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KS2 Maths SATs test revision tips

Revision can be confusing and annoying. We have broken down some ideas that will help you along the way.

There are 6 fundamental ideas that need to be implemented, both in school and at home, if your child is going to have the confidence to reach as high a level as possible in the maths SATs.

  1. Use past papers

    Past papers are an excellent starting point for revision, but that is all they are: a starting point. They show the kind of questions and the maths required. Once a paper has been completed it is a good idea to go through it and make a list of the topics that posed difficulties.

    Once a list has been compiled similar questions need to be found: the KS2 Maths SATs Revision Program is organised in a way to make this easy.

    We provide Free Maths SATs Past Papers

  2. Practice makes perfect

    Practice those kinds of questions that proved difficult. Have a go at several similar questions. There is no harm in going through them with someone else who can lend a helping hand; in fact it is a great idea! You don't always need to print out the questions: view them on the screen. You don't always need to write down the answer. Sometimes it is good enough to talk through how to go about it. But practice, practice and practice some more.

    This idea also goes for mental arithmetic. 10 to 15 minutes a day should be spent on mental arithmetic, so that mental skills can be practised and repeated until they become second nature. Quick recall of addition and subtraction facts, tables etc will not happen if time is not given to practise them. Look for every opportunity to test tables, do some quick addition of small numbers, take away from £1 etc.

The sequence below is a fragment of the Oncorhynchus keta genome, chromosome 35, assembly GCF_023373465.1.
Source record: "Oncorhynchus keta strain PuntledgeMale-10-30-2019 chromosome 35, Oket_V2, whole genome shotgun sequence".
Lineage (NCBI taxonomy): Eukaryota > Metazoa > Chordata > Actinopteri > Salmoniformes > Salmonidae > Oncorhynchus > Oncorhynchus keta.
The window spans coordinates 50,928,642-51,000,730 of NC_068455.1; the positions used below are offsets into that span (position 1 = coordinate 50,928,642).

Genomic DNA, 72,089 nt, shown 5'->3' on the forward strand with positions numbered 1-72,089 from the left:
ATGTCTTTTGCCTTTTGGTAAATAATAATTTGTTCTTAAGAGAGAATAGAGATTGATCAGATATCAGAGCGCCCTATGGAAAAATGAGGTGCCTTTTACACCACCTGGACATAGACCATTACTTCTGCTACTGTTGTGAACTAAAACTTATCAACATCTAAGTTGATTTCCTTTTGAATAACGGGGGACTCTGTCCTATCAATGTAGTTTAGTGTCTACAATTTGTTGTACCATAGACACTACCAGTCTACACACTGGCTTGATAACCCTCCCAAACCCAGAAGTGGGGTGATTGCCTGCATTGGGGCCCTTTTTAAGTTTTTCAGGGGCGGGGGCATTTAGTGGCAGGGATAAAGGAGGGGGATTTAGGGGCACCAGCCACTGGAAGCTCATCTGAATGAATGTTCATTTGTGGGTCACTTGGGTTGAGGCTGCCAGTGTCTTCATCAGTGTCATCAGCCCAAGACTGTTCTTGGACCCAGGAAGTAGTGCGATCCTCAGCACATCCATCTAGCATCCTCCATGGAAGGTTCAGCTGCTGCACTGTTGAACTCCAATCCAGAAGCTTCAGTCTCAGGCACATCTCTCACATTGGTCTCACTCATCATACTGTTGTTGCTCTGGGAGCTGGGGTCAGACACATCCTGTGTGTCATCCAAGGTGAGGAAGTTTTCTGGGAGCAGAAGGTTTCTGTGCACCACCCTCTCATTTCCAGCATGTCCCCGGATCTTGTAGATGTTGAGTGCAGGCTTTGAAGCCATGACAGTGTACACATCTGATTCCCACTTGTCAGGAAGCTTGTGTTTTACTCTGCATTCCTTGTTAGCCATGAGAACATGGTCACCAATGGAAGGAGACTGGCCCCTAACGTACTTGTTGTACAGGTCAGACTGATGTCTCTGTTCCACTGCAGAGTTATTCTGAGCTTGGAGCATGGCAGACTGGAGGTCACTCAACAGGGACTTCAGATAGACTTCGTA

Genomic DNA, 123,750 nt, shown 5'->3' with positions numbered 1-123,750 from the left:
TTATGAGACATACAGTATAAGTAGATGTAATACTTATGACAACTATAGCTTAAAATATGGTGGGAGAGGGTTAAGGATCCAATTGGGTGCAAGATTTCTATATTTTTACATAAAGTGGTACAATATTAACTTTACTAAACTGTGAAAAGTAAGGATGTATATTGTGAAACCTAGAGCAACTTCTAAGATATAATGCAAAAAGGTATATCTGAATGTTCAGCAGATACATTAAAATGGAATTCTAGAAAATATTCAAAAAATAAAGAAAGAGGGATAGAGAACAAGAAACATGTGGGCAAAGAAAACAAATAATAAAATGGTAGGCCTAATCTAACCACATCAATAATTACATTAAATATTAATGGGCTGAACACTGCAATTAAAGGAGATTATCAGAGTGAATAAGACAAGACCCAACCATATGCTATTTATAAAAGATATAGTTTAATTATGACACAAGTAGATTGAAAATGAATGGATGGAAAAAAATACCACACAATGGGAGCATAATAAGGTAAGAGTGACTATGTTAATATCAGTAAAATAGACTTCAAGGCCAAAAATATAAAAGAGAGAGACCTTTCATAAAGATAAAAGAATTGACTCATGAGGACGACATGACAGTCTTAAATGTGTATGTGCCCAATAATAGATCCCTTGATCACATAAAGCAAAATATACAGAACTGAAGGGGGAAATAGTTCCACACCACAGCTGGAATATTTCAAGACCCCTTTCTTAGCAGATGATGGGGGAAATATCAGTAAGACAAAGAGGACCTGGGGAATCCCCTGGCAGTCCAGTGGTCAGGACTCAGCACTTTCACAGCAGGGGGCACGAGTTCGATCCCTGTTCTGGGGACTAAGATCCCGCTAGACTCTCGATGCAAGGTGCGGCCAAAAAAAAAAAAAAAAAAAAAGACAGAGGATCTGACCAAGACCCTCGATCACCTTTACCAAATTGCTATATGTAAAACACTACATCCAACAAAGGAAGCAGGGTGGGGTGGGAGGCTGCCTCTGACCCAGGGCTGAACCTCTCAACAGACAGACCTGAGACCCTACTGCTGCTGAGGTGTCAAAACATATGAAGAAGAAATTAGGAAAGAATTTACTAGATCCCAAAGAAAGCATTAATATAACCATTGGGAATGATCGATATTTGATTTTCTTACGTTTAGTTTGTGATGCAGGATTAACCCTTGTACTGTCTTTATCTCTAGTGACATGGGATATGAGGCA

3. Most people learn best when working ‘hands on’

    Often in the SATs children are given a mirror to help with finding reflective symmetry patterns. It makes it easier. It is far easier to look at the properties of a cuboid if you have one to hold than it is to look at a drawing of one. It is far more useful to use a jug or a tape measure to measure than to work out a measuring problem on paper. Number lines to count along, construction bricks to build shapes, digit cards to move around to create numbers are all great learning tools, because they allow for that ‘hands on’ approach which most of us feel most comfortable with. Don't feel afraid of using them whilst working through the KS2 Maths SATs Revision Program questions. Once confidence has been gained there is less need, or no need for them.

  4. Chat, Chat, Chat

    Talking about numbers, shapes, fractions etc is the very best way to clarify what you know. Many of the SATs questions and the questions on the KS2 Maths SATs Revision Program are ideal for a follow up discussion. However, don't expect children to be able to talk fluently if they have not been given the correct mathematical vocabulary to use. Mathematical language is very precise and children need to understand it to explain their thinking ‘out loud’.

  5. You learn from your mistakes

    Mistakes can be hard to accept. They can be embarrassing and people don't like making them, yet we all make misjudgements and miscalculations and they are very important in learning. If the mistake is approached in the correct way it can be a powerful learning tool. Don't just tell a child something is wrong, help them to see where the mistake was made and why it was made. Often most of what they do is actually correct.

    Mistakes can be made:

    in calculating (getting a mental calculation incorrect), in misinterpreting what needs to be done (subtracting rather than dividing) or only completing part of the task by not knowing a fact (eg there are 90 degrees in a right angle).

    Once the mistake has been identified, attempt another similar question, trying to avoid the same error.

  6. Maths is interesting

    Our society generally seems to have a negative attitude towards maths, yet it is fascinating and at the heart of all our commerce and industry, computing and technology. The world around us is full of patterns and maths can reflect and explain these patterns. From Leonardo Da Vinci's paintings to Escher's tessellations, our brains enjoy the structure and pattern that maths creates ‐ not to mention music.

    Many of the questions on the SAT papers and on the KS2 Maths SATs Revision Program are quite interesting and relate to real life situations. Approach them in a positive way, see them as an achievable challenge rather than a chore. Praise ten times as often as you grumble and watch confidence grow!